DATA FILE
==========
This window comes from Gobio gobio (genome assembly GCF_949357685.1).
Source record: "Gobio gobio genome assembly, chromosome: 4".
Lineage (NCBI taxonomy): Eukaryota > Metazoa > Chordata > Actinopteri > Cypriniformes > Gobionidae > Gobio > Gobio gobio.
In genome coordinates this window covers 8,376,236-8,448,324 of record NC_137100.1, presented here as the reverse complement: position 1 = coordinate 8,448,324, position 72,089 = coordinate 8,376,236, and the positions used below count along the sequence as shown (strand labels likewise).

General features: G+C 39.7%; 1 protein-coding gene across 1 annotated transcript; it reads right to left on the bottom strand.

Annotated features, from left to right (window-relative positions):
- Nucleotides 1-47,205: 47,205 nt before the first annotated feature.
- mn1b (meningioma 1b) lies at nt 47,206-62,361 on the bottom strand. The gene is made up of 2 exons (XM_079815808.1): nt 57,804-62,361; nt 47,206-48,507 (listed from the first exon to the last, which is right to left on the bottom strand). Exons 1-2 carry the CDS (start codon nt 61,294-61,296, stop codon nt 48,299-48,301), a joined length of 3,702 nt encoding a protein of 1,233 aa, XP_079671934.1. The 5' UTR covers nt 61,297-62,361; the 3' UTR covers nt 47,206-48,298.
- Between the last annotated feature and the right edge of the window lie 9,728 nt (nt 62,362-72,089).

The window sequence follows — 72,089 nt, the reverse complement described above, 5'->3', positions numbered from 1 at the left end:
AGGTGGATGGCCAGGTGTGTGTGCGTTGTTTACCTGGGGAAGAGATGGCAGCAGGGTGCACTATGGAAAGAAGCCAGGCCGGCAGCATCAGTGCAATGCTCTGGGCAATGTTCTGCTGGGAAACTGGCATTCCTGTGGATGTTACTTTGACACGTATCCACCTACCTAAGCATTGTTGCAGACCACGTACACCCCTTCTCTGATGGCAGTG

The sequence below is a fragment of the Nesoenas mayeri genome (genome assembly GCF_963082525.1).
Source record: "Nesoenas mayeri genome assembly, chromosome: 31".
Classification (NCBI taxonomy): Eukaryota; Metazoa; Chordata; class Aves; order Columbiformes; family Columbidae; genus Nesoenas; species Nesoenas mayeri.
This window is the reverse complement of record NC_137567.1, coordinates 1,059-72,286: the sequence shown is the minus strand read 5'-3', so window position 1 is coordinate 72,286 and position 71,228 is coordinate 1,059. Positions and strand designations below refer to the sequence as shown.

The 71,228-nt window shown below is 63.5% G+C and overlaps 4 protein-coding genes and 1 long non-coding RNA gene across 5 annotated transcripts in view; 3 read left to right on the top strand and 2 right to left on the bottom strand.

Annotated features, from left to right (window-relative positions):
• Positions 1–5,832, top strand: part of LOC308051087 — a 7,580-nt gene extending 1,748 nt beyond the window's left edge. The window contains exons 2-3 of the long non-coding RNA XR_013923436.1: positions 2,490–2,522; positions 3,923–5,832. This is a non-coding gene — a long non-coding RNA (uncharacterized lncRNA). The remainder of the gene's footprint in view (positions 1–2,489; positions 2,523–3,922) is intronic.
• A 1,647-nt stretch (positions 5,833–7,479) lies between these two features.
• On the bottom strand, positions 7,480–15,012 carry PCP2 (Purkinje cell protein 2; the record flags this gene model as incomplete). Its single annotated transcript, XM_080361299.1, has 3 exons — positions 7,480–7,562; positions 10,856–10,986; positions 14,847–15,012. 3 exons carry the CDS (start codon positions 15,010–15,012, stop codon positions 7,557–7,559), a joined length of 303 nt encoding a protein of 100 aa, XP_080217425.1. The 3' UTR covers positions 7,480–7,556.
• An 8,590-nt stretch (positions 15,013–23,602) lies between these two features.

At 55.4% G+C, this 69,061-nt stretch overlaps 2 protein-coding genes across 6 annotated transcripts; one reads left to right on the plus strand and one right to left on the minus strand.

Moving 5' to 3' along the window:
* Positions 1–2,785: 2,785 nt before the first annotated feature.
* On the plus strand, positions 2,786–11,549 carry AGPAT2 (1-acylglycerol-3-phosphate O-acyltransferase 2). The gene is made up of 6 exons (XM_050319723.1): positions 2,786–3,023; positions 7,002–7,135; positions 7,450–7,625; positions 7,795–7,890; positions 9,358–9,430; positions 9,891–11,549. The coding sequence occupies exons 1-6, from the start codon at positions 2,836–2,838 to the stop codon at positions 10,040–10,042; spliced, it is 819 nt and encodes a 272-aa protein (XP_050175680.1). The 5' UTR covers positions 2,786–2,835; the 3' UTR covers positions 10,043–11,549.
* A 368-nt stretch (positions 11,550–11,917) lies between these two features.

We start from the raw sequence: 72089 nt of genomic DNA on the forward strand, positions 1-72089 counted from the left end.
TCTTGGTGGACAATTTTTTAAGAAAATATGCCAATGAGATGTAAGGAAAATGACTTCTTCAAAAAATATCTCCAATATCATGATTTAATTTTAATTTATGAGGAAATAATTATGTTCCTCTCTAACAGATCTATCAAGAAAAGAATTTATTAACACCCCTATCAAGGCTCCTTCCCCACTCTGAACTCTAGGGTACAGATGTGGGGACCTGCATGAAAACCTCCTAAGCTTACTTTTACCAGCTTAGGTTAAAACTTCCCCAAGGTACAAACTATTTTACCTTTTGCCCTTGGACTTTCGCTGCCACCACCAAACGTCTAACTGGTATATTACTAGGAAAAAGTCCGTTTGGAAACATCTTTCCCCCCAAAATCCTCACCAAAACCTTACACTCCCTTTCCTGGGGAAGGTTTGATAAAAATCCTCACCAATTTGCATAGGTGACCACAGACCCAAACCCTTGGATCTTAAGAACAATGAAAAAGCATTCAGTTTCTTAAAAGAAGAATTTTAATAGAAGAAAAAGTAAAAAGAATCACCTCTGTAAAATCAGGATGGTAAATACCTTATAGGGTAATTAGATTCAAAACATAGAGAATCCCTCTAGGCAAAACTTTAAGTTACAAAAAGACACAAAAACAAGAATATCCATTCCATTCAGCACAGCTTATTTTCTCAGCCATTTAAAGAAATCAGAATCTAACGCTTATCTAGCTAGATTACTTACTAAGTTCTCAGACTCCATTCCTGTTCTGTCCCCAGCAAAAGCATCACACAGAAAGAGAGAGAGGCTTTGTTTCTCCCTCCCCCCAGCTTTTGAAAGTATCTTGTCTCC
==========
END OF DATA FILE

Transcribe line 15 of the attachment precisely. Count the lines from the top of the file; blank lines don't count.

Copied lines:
This window is the reverse complement of record NC_137567.1, coordinates 1,059-72,286: the sequence shown is the minus strand read 5'-3', so window position 1 is coordinate 72,286 and position 71,228 is coordinate 1,059. Positions and strand designations below refer to the sequence as shown.